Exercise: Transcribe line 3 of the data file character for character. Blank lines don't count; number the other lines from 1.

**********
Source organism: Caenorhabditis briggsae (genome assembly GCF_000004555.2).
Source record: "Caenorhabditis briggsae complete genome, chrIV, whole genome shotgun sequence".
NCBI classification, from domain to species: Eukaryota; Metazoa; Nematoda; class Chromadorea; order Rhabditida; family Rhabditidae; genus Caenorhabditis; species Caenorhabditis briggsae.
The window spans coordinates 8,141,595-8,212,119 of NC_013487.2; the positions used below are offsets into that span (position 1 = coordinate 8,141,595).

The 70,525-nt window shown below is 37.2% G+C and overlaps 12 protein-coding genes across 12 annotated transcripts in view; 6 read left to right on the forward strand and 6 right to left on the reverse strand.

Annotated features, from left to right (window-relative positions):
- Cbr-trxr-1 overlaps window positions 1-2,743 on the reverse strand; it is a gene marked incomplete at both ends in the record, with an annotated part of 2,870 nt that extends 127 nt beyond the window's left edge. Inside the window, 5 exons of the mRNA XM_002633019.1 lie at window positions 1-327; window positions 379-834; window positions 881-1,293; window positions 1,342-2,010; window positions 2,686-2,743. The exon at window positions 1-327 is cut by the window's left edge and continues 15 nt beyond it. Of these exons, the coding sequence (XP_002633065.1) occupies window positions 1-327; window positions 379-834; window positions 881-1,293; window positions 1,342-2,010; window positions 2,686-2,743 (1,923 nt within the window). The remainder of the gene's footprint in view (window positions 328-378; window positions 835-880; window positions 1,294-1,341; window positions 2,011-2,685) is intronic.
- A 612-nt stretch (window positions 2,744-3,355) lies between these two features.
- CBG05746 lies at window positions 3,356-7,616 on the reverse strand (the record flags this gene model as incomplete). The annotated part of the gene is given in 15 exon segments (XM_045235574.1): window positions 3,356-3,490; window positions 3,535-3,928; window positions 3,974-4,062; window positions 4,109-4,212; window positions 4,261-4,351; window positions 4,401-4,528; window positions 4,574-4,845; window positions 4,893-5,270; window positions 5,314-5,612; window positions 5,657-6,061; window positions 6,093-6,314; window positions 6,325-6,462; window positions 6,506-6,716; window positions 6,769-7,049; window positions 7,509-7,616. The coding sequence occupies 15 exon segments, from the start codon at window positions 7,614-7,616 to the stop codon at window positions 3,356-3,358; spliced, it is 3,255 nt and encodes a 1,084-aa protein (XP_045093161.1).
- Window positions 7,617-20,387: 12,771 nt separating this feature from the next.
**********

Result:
NCBI classification, from domain to species: Eukaryota; Metazoa; Nematoda; class Chromadorea; order Rhabditida; family Rhabditidae; genus Caenorhabditis; species Caenorhabditis briggsae.